Format

Send to

Choose Destination
Brain Res. 2008 Sep 16;1230:320-33. doi: 10.1016/j.brainres.2008.07.052. Epub 2008 Jul 22.

Intracerebroventricular administration of Shiga toxin type 2 altered the expression levels of neuronal nitric oxide synthase and glial fibrillary acidic protein in rat brains.

Author information

1
Laboratorio de Fisiopatogenia, Departamento de Fisiología, Facultad de Medicina, Universidad de Buenos Aires, Paraguay 2155 piso 7, Ciudad Autónoma de Buenos Aires, 1121, Argentina.

Abstract

Shiga toxin (Stx) from enterohemorrhagic Escherichia coli (STEC) is the main cause of hemorrhagic colitis which may derive into Hemolytic Uremic Syndrome (HUS) and acute encephalopathy, one of the major risk factors for infant death caused by the toxin. We have previously demonstrated that intracerebroventricular administration of Stx2 causes neuronal death and glial cell damage in rat brains. In the present work, we observed that the intracerebroventricular administration of Stx2 increased the expression of glial fibrillary acidic protein (GFAP) leading to astrogliosis. Confocal microscopy showed reactive astrocytes in contact with Stx2-containing neurons. Immunocolocalization of increased GFAP and Stx2 in astrocytes was also observed. This insult in the brain was correlated with changes in the expression and activity of neuronal nitric oxide synthase (nNOS) by using the NADPH-diaphorase histochemical technique (NADPH-d HT). A significant decrease in NOS/NADPH-d-positive neurons and NOS/NADPH-d activity was observed in cerebral cortex and striatum, whereas an opposite effect was found in the hypothalamic paraventricular nucleus. We concluded that the i.c.v. administration of Stx2 promotes a typical pattern of brain injury showing reactive astrocytes and an alteration in the number and activity of nNOS/NADPH-d. According to the functional state of nNOS/NADPH-d and to brain cell morphology data, it could be inferred that the i.c.v. administration of Stx2 leads to either a neurodegenerative or a neuroprotective mechanism in the affected brain areas. The present animal model resembles the encephalopathy developed in Hemolytic Uremic Syndrome (HUS) patients by STEC intoxication.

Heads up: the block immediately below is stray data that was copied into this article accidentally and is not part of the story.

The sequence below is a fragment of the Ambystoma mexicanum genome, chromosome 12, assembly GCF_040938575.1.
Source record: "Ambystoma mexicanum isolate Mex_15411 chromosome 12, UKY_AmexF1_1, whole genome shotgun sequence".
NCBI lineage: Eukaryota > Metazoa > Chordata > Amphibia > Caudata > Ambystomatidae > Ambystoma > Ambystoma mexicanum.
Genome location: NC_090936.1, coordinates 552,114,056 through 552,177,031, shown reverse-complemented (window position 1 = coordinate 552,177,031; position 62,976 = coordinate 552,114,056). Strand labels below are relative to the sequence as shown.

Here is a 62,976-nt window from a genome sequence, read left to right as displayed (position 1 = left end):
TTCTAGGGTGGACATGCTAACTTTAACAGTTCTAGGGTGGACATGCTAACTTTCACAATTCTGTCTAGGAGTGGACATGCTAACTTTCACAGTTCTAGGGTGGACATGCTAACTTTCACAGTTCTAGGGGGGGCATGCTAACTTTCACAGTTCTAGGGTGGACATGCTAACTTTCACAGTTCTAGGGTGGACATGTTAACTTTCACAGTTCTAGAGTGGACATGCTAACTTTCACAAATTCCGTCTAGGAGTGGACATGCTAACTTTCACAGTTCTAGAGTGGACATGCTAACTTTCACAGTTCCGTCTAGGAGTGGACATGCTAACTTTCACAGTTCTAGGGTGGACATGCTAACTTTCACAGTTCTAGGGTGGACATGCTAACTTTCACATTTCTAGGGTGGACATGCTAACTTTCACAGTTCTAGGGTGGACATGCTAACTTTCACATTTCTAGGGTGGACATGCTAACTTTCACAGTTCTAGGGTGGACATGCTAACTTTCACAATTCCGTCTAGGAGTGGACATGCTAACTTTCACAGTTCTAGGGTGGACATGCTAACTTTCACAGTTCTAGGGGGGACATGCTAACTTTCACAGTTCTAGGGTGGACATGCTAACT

PMID:
18675791
DOI:
10.1016/j.brainres.2008.07.052
[Indexed for MEDLINE]

Supplemental Content

Full text links

Icon for Elsevier Science
Loading ...
Support Center